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Andrew Ooi November 23, 1999 20:26

I have noticed that I sometimes get messages like

"new face bf???? not used" "node bn??? not meshed"

in the transcript window of GAMBIT 1.1 (running under Win NT with 500 Meg of memory). Are these messages important ? Is it safe to just ignore them ? What do they mean ?

Thank you in advance for you help.

Michael Soso November 24, 1999 00:25

Re: Gambit
When exactly do you get these messages? If it only occurs during meshing, it may be that you have two faces defined by the same lines or more than one line between the two points used to define two faces in the same place. Just use the summerize lines and summerize faces button along with the middle mouse button in order to investigate if this is the case.

Andrew Ooi November 24, 1999 07:37

Re: Gambit
Thank you Michael for your suggestion.

I guess I should be more specific on what I am trying to do. My domain basically is a cylinder inside a big square box. I've meshed up the cylinder and is happy with the mesh. However, when I try to mesh the region between the cylinder and the square box I get error messages that say

"new face bf???? not used" "node bn??? not meshed"

If I get only a few of these (i.e. one or two), then I seem to be able to export a mesh and read it into FLUENT 5.2.3 without any major problems. If I get many error messages like the above (i.e. hundreds or thousands maybe even millions as I lost count !!) then I have problems reading the exported mesh into FLUENT. Whether I get the error messages or not is dependant on how many mesh nodes I put on the edges or the big square box before I start the meshing routine.

I've checked and the face between the cylinder and the big square box is a common face. i.e. all the faces and edges are connected.

I would really appreciate if anyone can tell me what I am doing wrong.....or rather help me understand the problem. Thank you very much.


A. Ooi

Michael Soso November 24, 1999 17:13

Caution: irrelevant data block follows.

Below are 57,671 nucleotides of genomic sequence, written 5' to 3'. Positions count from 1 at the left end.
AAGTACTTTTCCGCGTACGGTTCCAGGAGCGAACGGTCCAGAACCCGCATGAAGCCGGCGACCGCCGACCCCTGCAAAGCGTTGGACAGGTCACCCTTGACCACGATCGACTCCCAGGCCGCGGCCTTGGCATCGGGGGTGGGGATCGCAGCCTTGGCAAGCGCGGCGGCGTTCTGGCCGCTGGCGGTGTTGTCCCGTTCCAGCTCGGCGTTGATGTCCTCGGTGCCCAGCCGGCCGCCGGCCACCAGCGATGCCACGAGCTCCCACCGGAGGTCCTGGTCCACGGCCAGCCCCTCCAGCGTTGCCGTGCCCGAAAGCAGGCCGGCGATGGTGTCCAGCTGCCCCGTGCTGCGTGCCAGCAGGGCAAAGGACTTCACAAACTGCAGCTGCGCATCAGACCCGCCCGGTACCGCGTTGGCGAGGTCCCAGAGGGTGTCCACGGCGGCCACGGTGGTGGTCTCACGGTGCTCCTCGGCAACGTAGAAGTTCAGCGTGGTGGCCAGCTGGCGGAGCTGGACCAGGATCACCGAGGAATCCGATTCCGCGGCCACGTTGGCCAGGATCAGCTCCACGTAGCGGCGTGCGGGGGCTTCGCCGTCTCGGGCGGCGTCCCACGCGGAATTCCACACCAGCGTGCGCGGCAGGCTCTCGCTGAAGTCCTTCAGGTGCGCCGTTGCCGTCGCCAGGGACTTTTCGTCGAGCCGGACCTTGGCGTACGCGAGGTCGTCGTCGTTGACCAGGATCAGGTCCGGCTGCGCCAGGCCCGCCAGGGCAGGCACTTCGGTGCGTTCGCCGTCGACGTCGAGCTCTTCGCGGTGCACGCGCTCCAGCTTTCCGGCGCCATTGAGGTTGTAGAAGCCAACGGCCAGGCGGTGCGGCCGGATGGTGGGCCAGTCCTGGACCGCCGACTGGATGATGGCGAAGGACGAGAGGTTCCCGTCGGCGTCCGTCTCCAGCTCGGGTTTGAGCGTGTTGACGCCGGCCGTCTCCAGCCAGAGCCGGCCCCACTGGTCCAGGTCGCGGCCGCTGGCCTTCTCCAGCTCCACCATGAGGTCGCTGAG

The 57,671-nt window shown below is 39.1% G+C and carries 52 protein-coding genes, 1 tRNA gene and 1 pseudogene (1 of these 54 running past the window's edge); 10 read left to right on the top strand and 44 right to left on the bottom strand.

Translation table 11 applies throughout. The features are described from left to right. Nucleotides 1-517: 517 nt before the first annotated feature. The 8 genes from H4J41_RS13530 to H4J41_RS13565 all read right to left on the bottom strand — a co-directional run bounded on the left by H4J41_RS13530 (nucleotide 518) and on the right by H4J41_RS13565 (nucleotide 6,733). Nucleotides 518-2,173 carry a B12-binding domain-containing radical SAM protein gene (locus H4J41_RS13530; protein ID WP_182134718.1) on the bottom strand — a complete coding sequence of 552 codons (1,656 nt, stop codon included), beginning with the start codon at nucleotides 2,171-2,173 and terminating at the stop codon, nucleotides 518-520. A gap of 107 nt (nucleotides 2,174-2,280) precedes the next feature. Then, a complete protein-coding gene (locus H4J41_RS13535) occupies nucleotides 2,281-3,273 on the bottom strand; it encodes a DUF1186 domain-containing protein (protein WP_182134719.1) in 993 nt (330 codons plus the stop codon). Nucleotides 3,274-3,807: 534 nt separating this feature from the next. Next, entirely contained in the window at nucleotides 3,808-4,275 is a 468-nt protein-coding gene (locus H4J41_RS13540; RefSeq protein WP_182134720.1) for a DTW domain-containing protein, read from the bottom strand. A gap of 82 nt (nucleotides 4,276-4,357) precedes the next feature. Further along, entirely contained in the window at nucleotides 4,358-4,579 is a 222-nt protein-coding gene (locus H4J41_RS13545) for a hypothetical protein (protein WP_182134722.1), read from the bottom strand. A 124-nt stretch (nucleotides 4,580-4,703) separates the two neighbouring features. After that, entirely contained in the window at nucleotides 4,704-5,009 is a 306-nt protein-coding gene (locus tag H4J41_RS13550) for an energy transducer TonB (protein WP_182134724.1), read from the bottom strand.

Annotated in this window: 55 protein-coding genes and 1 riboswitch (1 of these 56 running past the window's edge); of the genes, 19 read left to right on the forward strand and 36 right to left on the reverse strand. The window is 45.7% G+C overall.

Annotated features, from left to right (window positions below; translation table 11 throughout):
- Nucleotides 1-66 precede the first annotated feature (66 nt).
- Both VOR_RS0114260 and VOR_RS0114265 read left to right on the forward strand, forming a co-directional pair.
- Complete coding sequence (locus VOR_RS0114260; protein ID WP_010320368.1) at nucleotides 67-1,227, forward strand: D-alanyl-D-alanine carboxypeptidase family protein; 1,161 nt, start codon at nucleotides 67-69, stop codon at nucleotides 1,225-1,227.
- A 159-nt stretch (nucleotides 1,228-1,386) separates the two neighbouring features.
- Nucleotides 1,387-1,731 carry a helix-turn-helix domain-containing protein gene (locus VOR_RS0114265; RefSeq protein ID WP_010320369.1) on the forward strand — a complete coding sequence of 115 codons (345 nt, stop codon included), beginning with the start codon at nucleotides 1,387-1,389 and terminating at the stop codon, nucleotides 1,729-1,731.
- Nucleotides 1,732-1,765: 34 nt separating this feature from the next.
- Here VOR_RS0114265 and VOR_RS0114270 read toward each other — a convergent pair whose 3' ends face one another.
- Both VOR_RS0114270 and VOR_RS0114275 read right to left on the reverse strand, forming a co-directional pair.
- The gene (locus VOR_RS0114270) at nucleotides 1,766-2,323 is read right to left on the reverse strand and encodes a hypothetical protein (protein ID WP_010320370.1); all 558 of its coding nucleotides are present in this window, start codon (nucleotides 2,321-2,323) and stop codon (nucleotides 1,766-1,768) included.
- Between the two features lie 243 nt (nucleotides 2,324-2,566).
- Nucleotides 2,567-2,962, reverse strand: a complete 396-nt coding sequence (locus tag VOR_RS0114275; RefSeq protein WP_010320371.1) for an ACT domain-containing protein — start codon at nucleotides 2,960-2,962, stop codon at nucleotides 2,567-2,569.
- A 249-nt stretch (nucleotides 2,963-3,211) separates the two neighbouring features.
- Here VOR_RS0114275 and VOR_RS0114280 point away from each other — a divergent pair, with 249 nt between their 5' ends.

Re: Gambit
I can tell you how to mesh the geometry pretty easily, but first I need to know if the end faces of the cylinder are coincident with the box or if the cylinder is smaller than the box, in which case the end faces would not be coincident.

Mike Henneke November 24, 1999 18:05

Re: Gambit
Your description of the problem isn't clear, but I believe these errors occur because the tet mesher in gambit (which is really tgrid) is failing. Many times this is because your edge mesh sizes are very different on adjoining edges. The procedure that tgrid uses is to first try to initialize the tet mesh. When this initialization fails (as evidenced by not meshing all the faces/boundary nodes), tgrid 'perturbs' the surface mesh and tries again (it does this several times, depending on the defaults you have set).

Another thing that will cause tgrid to fail (at least in gambit, I think the old tgrid was more robust) is when you try to create a tet mesh in a volume with a quad mesh on one face. If your cylinder is coopered or mapped, then this may be your problem. If the quad mesh has cells with high skew or large aspect ratios, the pyramiding procedure used by the tet mesher will frequently lead to failure. I don't understand this. Try adjusting the settings in the defaults. There are several having to do with growing pyramids. Reducing the 'pyramid offset' to 0.05 or lower usually leads to a valid mesh, but a poor one. I also like to change the pyramid method to centroid.

I hope some of this is relevant. I would definitely advise you to try to create your mesh entirely in hexes rather than tets. The geometry you describe sounds like it should be decomposable in such a way that mapping or coopering would be successful.

Andrew Ooi November 24, 1999 18:24

Re: Gambit
Thank you Michael for your interest in the problem.